#1**+10 **

a). Substitute 1 and 2 into the expression for R(n) to get two simultaneous equations for h and k:

n = 1: h^{1/2}/k = 4.8 (working on millions of dollars)

n = 2: h^{1}/k = 5.76 from this we have h = 5.76k. Put this into the first expression above to get:

(5.76k)^{1/2}/k = 4.8 or 5.76^{1/2}/k^{1/2} = 4.8. Multiply both sides by k^{1/2} and divide both sides by 4.8 to get:

k^{1/2} = 5.76^{1/2}/4.8. Square both sides: k = 5.76/4.8^{2}

$${\mathtt{k}} = {\frac{{\mathtt{5.76}}}{{{\mathtt{4.8}}}^{{\mathtt{2}}}}} \Rightarrow {\mathtt{k}} = {\mathtt{0.25}}$$

Hence from the n = 2: equation above we have h = 5.76*0.25 or

$${\mathtt{h}} = {\mathtt{5.76}}{\mathtt{\,\times\,}}{\mathtt{0.25}} \Rightarrow {\mathtt{h}} = {\mathtt{1.44}}$$

*Remember that the result of using these values in R(n) = h ^{n/2}/k will be in millions of dollars.*

For the sum of R(n) to n, notice that it can be written as:

sum(n) = (a + a^{2} + a^{3} + ... + a^{n})/k where a = h^{1/2}

The numerator is a geometric progression giving the result of sum(n) = a*(a^{n}-1)/[(a-1)k]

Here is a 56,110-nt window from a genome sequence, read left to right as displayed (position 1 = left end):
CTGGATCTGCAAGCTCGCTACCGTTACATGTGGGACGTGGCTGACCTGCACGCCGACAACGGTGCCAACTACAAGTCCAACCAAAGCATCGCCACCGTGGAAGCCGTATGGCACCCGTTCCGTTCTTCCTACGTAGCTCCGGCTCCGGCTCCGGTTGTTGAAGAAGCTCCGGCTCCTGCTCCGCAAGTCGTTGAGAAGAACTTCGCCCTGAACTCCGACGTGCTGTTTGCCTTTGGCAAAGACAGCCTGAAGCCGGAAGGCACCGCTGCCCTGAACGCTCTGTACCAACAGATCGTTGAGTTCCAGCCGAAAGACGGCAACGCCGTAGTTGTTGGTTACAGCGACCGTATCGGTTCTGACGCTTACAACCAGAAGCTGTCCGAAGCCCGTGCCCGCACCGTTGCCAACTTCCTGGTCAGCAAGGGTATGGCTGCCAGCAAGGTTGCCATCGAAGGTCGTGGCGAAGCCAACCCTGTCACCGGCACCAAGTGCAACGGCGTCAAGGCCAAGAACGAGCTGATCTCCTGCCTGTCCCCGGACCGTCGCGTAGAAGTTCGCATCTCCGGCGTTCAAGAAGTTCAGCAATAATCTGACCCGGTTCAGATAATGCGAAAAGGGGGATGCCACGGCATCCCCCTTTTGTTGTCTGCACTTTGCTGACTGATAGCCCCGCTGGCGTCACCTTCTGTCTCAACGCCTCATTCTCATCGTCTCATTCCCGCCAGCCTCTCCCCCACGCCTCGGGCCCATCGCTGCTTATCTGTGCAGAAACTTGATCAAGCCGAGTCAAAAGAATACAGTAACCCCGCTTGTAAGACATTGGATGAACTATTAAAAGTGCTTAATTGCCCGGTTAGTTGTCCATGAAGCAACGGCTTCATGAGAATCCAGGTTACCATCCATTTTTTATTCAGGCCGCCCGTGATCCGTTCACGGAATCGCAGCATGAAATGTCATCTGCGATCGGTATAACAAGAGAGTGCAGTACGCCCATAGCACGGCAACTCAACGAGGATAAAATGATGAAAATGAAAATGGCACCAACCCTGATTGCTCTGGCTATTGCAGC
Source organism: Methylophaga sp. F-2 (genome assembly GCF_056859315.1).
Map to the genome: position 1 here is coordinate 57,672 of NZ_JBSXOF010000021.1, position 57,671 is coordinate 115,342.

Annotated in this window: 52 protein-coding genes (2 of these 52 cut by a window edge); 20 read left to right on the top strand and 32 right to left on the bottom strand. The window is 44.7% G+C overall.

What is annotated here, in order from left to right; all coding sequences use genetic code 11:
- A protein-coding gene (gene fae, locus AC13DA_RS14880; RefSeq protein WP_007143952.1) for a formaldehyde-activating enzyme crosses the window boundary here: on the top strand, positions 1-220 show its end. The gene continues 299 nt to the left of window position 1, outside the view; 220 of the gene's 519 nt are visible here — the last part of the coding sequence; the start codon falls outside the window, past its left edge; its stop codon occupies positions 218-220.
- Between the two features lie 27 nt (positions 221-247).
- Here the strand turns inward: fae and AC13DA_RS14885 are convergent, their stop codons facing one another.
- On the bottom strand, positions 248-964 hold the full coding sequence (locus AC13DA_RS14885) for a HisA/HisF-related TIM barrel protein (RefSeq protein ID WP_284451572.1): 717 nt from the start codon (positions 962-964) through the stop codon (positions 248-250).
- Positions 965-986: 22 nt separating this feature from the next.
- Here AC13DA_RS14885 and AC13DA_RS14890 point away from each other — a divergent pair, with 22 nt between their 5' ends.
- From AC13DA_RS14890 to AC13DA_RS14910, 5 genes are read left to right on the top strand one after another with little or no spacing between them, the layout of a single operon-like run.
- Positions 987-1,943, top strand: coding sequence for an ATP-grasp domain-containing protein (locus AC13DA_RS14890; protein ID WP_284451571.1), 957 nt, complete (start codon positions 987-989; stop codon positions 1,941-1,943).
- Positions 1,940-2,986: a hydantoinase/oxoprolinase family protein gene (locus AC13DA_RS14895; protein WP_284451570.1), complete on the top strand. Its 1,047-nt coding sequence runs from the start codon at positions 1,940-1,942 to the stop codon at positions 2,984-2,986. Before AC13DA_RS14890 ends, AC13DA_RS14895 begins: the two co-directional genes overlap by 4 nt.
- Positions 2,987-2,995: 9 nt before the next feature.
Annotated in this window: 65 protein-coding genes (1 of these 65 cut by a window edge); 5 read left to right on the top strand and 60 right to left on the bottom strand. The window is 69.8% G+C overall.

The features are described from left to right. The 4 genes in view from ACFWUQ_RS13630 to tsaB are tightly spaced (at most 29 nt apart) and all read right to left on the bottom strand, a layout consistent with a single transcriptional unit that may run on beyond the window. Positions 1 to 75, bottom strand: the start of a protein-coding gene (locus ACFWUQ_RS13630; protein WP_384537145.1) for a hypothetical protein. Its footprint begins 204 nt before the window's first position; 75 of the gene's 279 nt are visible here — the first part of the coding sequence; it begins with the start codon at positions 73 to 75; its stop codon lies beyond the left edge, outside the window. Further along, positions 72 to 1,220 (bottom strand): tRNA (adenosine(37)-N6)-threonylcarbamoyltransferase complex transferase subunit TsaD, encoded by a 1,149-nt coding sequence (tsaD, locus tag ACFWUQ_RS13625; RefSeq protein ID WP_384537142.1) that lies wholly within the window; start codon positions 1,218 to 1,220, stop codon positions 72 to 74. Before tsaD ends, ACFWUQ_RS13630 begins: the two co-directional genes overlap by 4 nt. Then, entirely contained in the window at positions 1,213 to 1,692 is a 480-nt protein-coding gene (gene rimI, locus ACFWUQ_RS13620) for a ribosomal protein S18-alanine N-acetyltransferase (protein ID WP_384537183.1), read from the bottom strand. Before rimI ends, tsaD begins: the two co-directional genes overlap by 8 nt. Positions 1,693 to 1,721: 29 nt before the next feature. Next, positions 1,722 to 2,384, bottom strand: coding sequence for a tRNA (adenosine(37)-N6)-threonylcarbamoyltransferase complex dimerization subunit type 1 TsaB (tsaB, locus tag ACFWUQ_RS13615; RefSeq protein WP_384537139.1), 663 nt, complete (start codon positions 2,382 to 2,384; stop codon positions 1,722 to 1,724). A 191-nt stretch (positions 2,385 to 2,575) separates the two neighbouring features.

or sum(n) = (h^{1/2})*(h^{n/2}-1)/[(h^{1/2}-1)k}

See if you can now have a go at part b).

.

Alan Feb 23, 2015

#1**+10 **

Best Answer

a). Substitute 1 and 2 into the expression for R(n) to get two simultaneous equations for h and k:

n = 1: h^{1/2}/k = 4.8 (working on millions of dollars)

n = 2: h^{1}/k = 5.76 from this we have h = 5.76k. Put this into the first expression above to get:

(5.76k)^{1/2}/k = 4.8 or 5.76^{1/2}/k^{1/2} = 4.8. Multiply both sides by k^{1/2} and divide both sides by 4.8 to get:

k^{1/2} = 5.76^{1/2}/4.8. Square both sides: k = 5.76/4.8^{2}

$${\mathtt{k}} = {\frac{{\mathtt{5.76}}}{{{\mathtt{4.8}}}^{{\mathtt{2}}}}} \Rightarrow {\mathtt{k}} = {\mathtt{0.25}}$$

Hence from the n = 2: equation above we have h = 5.76*0.25 or

$${\mathtt{h}} = {\mathtt{5.76}}{\mathtt{\,\times\,}}{\mathtt{0.25}} \Rightarrow {\mathtt{h}} = {\mathtt{1.44}}$$

*Remember that the result of using these values in R(n) = h ^{n/2}/k will be in millions of dollars.*

For the sum of R(n) to n, notice that it can be written as:

sum(n) = (a + a^{2} + a^{3} + ... + a^{n})/k where a = h^{1/2}

The numerator is a geometric progression giving the result of sum(n) = a*(a^{n}-1)/[(a-1)k]

or sum(n) = (h^{1/2})*(h^{n/2}-1)/[(h^{1/2}-1)k}

See if you can now have a go at part b).

.

Alan Feb 23, 2015